• At least 128 bit – not as secure but faster.  Should primarily be used for streaming digital media that is geo-restricted from inside Turkey.
      • Prefer 256 bit – more secure but slightly slower.  This is probably best for connections from Turkey.
  • Seventh, bandwidth (This refers to how much data (in GB) you can download)
    • The best VPNs offer unlimited bandwidth.
  • Eighth, ease of use.
    • Does the VPN have easy to use clients and make it easy to connect and change servers?
  • Ninth, customer service and support
    • Does the VPN resolve issues in a timely manner?
    • Do they have live 24-hour chat, email ticketing, or phone support?
    • Can you contact them without being connected to the VPN?  This is in case the VPN website is blocked in Turkey and you have a problem.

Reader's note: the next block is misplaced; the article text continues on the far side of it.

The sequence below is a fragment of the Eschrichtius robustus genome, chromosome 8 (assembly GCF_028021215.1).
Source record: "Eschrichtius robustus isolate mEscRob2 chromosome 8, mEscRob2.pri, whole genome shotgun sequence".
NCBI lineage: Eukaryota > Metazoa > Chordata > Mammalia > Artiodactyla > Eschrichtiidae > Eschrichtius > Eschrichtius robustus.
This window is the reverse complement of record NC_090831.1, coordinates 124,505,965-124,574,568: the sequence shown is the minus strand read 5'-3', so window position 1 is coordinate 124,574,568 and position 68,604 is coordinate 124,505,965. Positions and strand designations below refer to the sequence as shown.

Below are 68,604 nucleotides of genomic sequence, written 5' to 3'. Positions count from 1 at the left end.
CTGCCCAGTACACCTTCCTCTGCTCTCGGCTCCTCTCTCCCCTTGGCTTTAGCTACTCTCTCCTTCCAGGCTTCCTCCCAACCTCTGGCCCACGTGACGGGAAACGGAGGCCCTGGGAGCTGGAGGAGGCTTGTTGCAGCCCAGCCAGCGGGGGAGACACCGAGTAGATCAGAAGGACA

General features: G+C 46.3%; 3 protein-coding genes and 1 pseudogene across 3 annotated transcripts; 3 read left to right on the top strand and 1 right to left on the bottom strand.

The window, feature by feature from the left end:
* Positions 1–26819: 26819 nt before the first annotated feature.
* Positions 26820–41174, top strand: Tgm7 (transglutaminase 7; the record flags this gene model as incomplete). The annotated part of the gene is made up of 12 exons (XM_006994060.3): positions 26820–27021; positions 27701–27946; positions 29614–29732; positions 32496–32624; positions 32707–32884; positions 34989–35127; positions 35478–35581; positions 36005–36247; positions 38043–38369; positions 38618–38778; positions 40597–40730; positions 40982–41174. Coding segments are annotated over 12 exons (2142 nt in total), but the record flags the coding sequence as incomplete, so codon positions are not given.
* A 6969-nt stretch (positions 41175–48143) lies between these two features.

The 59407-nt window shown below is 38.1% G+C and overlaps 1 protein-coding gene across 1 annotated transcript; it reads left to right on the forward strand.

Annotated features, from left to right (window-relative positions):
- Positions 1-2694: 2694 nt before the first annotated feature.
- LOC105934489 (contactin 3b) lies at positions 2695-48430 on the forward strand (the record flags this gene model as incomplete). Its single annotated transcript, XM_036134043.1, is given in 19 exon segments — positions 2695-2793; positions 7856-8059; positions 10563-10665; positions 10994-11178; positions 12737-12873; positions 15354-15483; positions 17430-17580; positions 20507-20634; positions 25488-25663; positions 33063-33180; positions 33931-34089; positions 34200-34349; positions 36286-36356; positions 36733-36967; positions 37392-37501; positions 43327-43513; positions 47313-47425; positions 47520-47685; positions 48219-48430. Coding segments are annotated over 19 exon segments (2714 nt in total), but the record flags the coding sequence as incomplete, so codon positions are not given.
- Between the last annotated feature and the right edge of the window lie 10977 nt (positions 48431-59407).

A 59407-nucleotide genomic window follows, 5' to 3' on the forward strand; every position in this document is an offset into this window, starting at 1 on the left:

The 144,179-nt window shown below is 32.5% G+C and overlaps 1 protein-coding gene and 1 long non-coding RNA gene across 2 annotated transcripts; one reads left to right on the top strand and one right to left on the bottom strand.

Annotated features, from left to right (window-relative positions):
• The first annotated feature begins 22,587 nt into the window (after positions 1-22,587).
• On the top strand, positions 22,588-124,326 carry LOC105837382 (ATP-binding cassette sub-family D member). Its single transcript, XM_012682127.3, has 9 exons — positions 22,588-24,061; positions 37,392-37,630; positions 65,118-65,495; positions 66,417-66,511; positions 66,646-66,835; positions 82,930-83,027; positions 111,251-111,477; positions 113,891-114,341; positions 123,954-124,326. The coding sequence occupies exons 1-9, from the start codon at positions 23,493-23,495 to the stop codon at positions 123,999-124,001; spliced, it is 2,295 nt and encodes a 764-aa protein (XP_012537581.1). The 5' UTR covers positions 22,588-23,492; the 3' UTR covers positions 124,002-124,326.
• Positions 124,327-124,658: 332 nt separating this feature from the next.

• Tenth, How much does it cost?
    • Cost is important- spend what your budget can afford.
    • Reliability, speed, and security should take precedence over cost when choosing a VPN for Turkey.
    • Take advantage of money-back guarantees to test the product on all of your devices to make sure everything is working.

We looked at each of these criteria to choose the best VPNs for Turkey.  Additionally, we primarily looked at users in Turkey who want to use a VPN to bypass the censorship imposed by the government of Turkey and allow users access to social, political, and news websites that would otherwise be blocked.  This group included Turkish locals, people vacationing in Turkey, or those working there.  Additionally, all chosen VPNs will help protect your anonymity and secure all of your Internet activity from state-controlled ISPs and Internet cafes.  All of the selected VPNs will also let you stream media if that is your goal as well since all have servers in strategic locations like the US and UK.